We can either go down the Government path or the American path.

We believe freedom incentivizes ordinary people to do extraordinary things and that makes America an exceptional nation.

The genius of America is that our strength and power and growth come from the individual actions of our people.

We must shift the eye line and the ambition of our conservative movement away from managing government and toward the mission of growth.

Related: Gov. Jindal delivered a great speech to the Republican Party’s winter meeting Thursday that bears reading in full. Jindal sets up our current politics as a war of two ways of thinking: the American Way and the Government Way. Down the American Way lies prosperity through individual liberty, entrepreneurship, and limited government. Down the Government Way lies more central control over more of our lives coming at Americans from Washington. Republicans should be the party of the American Way, while Democrats are already the party of the Government Way.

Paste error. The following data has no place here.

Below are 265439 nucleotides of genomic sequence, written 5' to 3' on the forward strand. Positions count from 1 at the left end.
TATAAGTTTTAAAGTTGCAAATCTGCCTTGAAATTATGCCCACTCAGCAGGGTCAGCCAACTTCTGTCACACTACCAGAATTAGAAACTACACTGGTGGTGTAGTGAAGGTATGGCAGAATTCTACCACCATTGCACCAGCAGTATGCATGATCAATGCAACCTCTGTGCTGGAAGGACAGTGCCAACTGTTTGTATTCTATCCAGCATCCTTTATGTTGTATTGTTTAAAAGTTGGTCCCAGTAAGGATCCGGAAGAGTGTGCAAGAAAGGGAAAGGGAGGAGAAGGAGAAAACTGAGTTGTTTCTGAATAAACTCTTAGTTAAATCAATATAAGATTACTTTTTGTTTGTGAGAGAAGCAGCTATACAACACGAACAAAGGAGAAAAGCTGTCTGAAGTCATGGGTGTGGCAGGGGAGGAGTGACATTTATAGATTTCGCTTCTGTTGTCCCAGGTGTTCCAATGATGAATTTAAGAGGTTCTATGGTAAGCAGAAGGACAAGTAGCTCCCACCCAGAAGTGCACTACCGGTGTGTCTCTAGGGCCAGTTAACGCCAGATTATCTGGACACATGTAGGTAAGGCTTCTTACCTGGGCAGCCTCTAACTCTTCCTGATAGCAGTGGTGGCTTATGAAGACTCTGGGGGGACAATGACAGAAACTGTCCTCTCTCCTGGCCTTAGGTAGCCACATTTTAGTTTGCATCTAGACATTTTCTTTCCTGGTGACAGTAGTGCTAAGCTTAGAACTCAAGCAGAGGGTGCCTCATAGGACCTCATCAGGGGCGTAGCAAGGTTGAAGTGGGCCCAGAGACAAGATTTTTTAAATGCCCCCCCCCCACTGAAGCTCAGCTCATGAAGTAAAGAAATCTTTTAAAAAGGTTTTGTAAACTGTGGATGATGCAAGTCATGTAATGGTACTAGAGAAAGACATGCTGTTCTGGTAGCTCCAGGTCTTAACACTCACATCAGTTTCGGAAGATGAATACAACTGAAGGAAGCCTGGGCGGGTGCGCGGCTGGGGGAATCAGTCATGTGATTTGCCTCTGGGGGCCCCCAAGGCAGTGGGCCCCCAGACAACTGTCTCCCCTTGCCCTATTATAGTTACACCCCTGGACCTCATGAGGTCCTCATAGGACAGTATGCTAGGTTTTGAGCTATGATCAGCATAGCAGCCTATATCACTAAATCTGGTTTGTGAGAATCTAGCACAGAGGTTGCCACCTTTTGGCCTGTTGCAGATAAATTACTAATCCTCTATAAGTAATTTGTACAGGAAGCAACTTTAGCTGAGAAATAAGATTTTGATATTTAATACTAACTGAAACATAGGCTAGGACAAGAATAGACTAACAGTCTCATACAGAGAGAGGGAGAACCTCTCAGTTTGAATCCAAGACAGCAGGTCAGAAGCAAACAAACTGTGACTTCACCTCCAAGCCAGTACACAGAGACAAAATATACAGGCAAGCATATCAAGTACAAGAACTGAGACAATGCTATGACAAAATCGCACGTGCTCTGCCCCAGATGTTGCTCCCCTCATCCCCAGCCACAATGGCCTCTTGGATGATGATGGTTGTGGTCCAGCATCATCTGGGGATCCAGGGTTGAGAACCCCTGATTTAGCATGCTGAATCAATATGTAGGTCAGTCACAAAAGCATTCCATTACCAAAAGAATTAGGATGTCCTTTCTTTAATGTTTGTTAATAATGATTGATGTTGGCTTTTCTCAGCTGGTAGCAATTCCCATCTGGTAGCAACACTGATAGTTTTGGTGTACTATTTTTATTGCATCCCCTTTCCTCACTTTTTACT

Over the past four years, prosperity has increased around the globe, while it has remained stagnant in the United States, the Legatum Institute reports. As a result, the Institute ranked the United States 12th out of 142 countries on its 2012 Prosperity Index, putting the country outside the top ten for the first time.

The Legatum Institute finds that a decline in entrepreneurship and economic opportunity, rather than slippage in education, health, safety or personal freedom, is to blame.


RELATED:PROSPERITY: US DROPS OUT OF TOP TEN Consistent with this finding is the fact that for the first time in history, the average Canadian is wealthier than the average American. Canada has a conservative government, and they have passed us like we are standing still. Which we are, at best.